Crafting a list of the greatest players in Super Bowl history is a near-impossible endeavor. Do you favor the biggest stars? Those who shone brightest on Super Sunday? The ones with sustained levels of excellence? While undertaking this fool’s errand, I weighed each consideration, attempting to also make it representative of all positions rather than skew too heavily toward quarterbacks or offensive players who more easily show up in the box score (and MVP log).
1. QB Tom Brady: The longtime New England Patriots star, who was also crowned with the Tampa Bay Buccaneers, has more rings (7) than any other franchise and more Super Bowl MVPs (5) than any other player. His record 10 Super Bowl starts have allowed him to become the game’s all-time leader in pass attempts (421), completions (277), yards (3,039) and TDs (21). Brady aired it out for a Super Sunday record 505 yards in the Super Bowl 52 loss to the Philadelphia Eagles following the 2017 season, breaking his mark of 466 set the previous year. But his Super Bowl 51 effort may be the most impressive given he orchestrated the greatest comeback in the game’s history, leading the Super Bowl’s lone overtime drive against the Atlanta Falcons after digging out of a 25-point hole. The storybook ending came last year, when he and the Bucs proved way too much for Super Bowl 54 MVP Patrick Mahomes and the defending champion Kansas City Chiefs.
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2. QB Joe Montana: He’s been overtaken in several categories by Brady, who grew up idolizing the man who set the gold standard for Super Bowl quarterback play. Montana went 4-0 on Super Sunday with the San Francisco 49ers, was named MVP thrice and had 11 TD passes with nary an interception, which explains his remarkable record for passer rating (127.8). And who can forget the methodical, 92-yard TD drive he led – capped by the game-winning throw to John Taylor in the final minute – to win Super Bowl 23?
3. WR Jerry Rice: As you’d expect of the original “GOAT,” he’s in a class by himself. He owns Super Bowl career records for receptions (33), receiving yards (589) and TDs (8). No one else save Rob Gronkowski (5) has more than three TD catches, a total Rice matched in Super Bowl 29. His single-game record of 215 receiving yards made him Super Bowl 23’s MVP.
4. QB Terry Bradshaw: He’ll always have his detractors. But it was Bradshaw, not the Pittsburgh Steelers‘ famed Steel Curtain, who showed the way to victory in Super Bowls 13 and 14, taking MVP honors in both games. He was the first quarterback with four Lombardi Trophies, and his nine TD strikes trail only Brady and Montana. And what about the toughness factor? Bradshaw threw the game-winning touchdown in Super Bowl 10 while taking a helmet to the jaw that literally knocked him out.
5. OLB/DE Charles Haley: Count ’em, five Super Bowl rings (two with the 49ers, three with the Dallas Cowboys) – a figure exceeded only by Brady. Since sacks became official in 1982, Haley’s 4½ are the most in the Super Bowl record book. He bagged Cincinnati Bengals QB Boomer Esiason twice in Super Bowl 23, the Niners’ narrowest Super Sunday win.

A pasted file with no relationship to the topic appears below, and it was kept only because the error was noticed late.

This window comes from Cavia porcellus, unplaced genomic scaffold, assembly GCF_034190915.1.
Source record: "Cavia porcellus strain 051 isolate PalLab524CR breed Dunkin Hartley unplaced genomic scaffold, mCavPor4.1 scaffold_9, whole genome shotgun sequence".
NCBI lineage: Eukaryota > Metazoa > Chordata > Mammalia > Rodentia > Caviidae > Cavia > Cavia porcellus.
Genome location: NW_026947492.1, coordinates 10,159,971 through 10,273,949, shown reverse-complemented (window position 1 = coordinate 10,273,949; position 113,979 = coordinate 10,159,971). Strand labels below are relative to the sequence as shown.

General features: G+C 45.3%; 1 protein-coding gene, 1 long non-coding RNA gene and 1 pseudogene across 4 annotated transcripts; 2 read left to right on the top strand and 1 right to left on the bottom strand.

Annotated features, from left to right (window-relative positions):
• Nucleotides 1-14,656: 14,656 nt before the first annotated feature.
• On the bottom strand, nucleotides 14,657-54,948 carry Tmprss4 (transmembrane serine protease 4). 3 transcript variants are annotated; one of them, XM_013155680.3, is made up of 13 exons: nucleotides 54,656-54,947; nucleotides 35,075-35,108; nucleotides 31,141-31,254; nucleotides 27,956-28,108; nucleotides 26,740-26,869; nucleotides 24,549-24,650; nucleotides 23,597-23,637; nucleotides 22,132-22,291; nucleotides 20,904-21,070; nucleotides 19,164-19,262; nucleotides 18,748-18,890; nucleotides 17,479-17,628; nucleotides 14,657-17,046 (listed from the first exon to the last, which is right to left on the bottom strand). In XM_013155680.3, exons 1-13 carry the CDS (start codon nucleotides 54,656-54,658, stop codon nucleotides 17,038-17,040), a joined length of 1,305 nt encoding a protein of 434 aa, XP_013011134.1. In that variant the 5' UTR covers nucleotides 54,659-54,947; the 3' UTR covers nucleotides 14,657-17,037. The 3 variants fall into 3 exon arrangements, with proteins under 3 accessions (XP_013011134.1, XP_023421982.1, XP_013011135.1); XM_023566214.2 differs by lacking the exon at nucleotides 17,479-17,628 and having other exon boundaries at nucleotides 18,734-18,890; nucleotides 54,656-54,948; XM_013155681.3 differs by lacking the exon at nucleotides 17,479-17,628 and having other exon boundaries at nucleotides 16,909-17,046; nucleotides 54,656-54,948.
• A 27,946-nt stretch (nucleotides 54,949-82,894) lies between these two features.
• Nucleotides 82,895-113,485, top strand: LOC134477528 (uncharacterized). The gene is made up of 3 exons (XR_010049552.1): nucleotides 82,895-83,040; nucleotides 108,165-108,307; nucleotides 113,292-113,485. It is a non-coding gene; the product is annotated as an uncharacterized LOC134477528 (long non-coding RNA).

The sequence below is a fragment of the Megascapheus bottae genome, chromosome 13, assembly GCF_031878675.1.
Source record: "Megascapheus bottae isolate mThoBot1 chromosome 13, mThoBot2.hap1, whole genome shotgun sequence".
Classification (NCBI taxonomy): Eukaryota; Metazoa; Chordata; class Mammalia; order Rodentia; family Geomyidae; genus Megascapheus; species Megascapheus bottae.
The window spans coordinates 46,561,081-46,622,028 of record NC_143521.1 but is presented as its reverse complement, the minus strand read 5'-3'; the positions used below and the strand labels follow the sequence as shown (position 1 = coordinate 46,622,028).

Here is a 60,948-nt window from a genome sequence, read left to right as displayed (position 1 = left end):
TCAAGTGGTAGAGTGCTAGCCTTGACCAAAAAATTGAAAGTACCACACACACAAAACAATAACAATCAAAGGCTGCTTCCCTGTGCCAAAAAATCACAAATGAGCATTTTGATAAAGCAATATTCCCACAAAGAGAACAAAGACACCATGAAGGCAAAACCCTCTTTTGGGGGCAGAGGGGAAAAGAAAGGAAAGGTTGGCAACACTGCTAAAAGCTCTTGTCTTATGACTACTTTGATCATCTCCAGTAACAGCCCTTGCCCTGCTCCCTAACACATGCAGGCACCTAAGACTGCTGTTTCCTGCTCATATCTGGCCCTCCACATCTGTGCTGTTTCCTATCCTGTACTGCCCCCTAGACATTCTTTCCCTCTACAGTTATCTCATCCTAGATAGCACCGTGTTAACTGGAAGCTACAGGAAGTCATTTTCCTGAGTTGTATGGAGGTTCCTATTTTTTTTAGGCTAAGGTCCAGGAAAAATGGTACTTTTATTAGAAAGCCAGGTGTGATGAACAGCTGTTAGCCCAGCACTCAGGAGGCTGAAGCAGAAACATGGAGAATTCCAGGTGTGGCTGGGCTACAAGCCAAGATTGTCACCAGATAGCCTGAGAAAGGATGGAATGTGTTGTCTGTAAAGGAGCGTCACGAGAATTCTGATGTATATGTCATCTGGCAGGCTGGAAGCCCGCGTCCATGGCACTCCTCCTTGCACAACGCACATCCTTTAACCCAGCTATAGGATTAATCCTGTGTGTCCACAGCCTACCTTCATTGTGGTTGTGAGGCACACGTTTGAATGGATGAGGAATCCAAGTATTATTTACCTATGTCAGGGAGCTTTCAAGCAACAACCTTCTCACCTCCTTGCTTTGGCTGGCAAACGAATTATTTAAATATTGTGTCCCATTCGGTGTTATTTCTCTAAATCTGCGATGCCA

6. QB Doug Williams: He only played on Super Sunday once. But all the Washington star did was prove to any remaining naysayers that a Black quarterback could win it all … while doing it on a hyperextended knee … while throwing four TD passes in an unreal 35-point second quarter on his way to MVP honors in Super Bowl 22.
7. RB Emmitt Smith: The Super Bowl 28 MVP was the Cowboys’ closer that night (132 yards, 2 second-half TDs) and again in Super Bowl 30. Smith’s five rushing TDs are a record, and his 289 rushing yards rank third.
8. QB Eli Manning: We’re not suggesting he’s better than big brother Peyton. But Eli is definitely more deserving of a spot on this list given his heroics in twice winning Super Bowl MVP honors for the New York Giants with some truly miraculous plays in upsets of the Patriots.
9. RB Terrell Davis: In what was arguably the greatest Super Bowl effort by a tailback, he ran for 157 yards and a record-tying three TDs – while combating a migraine – on his way to Super Bowl 32 MVP honors as the Denver Broncos won their first title. Davis added 102 rushing yards and 50 more receiving when Denver repeated the next year.
10. QB Joe Namath: He was more game manager than gunslinger on Super Sunday and didn’t throw a touchdown in the New York Jets’ monumental upset of the Baltimore Colts in Super Bowl 3. But Broadway Joe was still that contest’s MVP, wisely calling for effective gainers from his backs while delivering on his epic pregame guarantee and changing the course of pro football history by vanquishing the NFL establishment, which had already agreed to absorb the American Football League.
11. K Adam Vinatieri: His 34 Super Bowl points trail only Rice’s 48. None were bigger than the pair of game-winning field goals Vinatieri drilled for the Patriots to end Super Bowls 36 and 38. He snagged a fourth ring with the Indianapolis Colts in 2006.
12. QB Bart Starr: The numbers won’t wow you – 452 passing yards and three TDs combined over the course of two games – but the steady hand of the Green Bay Packers great also clutched the first two Super Bowl MVPs as a capstone to a legendary dynasty.
13. WR Lynn Swann: He basically built a Hall of Fame career over four Super Sundays. Three of his four catches (totaling 161 yards) in Super Bowl 10 were of the acrobatic variety, including the game-deciding 64-yard TD in the fourth quarter, which is why Swann was the MVP. His 364 career receiving yards are tied with Gronkowski for second most after Rice.
14. QB Steve Young: His six TD passes in the Niners’ Super Bowl 29 victory remain a single-game Super Bowl record. And don’t forget, Young collected two more rings as Montana’s backup.